This time last year I posted about the annual calls I get asking me to perform a “Christmas Miracle.” (The short story is potential clients asking for aid to engender huge changes in their GMAT score in a short period of time so that they can meet mid-January second round deadlines.) This year I’m hoping to help you avoid getting into that situation.
Here are a few suggestions:
1) Plan accordingly. It sometimes takes as little as 3 months, and as many as 18, for people to reach the scores they need or want. For some, it never happens. Regardless, develop a plan and stick to it, but don’t be beholden to it. If you need more time to get your qualifications in order, then take the time needed. More than likely you’ll be wasting energy and money if you apply without the minimum qualifications.
2) Heed the Numbers. Study your prospective schools’ data. Honestly compare your qualifications to those likely needed to gain access (score ranges for the prospective schools for the candidates discussed in the original post above were included to provide an idea of where the lines are in many ways drawn in these situations). If your only choice schools are Harvard, Wharton, and Standford, and your GMAT is a 500 or below, you probably need to revise your expectations (or invest substantial time to get that score up, up, up).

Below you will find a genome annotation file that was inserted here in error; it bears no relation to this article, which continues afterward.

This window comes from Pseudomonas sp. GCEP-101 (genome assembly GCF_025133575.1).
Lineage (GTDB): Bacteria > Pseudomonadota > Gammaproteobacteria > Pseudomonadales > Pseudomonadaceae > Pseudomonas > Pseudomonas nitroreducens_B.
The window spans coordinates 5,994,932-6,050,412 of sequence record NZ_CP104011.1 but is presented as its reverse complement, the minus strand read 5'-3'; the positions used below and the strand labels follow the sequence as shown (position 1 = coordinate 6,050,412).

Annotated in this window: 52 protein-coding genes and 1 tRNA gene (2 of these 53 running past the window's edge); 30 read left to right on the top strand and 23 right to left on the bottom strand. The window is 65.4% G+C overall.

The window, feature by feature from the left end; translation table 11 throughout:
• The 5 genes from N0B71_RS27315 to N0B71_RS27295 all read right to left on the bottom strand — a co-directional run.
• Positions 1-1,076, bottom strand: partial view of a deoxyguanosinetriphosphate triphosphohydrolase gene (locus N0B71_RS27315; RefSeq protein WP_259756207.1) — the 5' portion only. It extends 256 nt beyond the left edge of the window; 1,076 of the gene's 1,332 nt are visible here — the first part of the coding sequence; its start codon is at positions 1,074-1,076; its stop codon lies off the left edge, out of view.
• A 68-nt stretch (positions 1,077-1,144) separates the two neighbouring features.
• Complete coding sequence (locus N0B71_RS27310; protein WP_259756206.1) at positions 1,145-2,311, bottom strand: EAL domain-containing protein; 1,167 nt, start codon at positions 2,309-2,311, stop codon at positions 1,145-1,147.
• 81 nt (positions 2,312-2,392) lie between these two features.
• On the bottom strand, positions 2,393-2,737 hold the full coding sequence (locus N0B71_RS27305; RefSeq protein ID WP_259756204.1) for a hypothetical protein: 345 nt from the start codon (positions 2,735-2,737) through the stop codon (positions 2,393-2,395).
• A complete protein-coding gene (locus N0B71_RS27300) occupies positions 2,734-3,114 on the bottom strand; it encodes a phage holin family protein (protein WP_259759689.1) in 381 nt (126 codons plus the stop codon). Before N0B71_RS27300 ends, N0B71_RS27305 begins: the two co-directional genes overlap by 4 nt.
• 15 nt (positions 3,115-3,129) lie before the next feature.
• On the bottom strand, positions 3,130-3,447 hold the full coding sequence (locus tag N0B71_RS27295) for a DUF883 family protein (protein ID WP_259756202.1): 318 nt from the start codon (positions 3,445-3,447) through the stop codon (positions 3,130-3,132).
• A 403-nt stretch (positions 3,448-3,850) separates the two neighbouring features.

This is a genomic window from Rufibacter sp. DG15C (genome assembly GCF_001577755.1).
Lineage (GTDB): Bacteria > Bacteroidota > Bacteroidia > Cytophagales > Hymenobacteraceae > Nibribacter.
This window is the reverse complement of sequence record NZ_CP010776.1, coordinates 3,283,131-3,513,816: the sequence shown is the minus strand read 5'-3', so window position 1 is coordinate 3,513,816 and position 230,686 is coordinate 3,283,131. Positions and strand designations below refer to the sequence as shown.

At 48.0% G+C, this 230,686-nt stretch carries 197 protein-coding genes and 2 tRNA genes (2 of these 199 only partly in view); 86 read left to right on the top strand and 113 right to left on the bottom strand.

3) Keep Your Eyes on the Prize. The prize is a B-school you want to go to. Beware of falling into the trap of only considering schools EVERYONE ELSE wants to go to. Beware of letting deadlines dictate your life. If the application deadlines are quickly approaching, consider delaying applying for a year until your application package is stronger, regardless of whether these deadlines are those of the school or some other program you’re involved with.
4) If You Need Help, Get It. But get the right kind. Myriad options exist for GMAT Prep – self-study, group or peer-to-peer instruction, classes, tutoring, or some combination thereof – so be sure you’re utilizing the one most effective for your needs. If you aren’t sure what your needs are, then ask a qualified professional.
The bottom line is that you don’t want to hope for a Christmas Miracle, you want to make your desired GMAT score happen. Deadlines are rarely ever deadlines. If people tell you otherwise, it’s probably more their deadline than yours. Your deadline is the right score.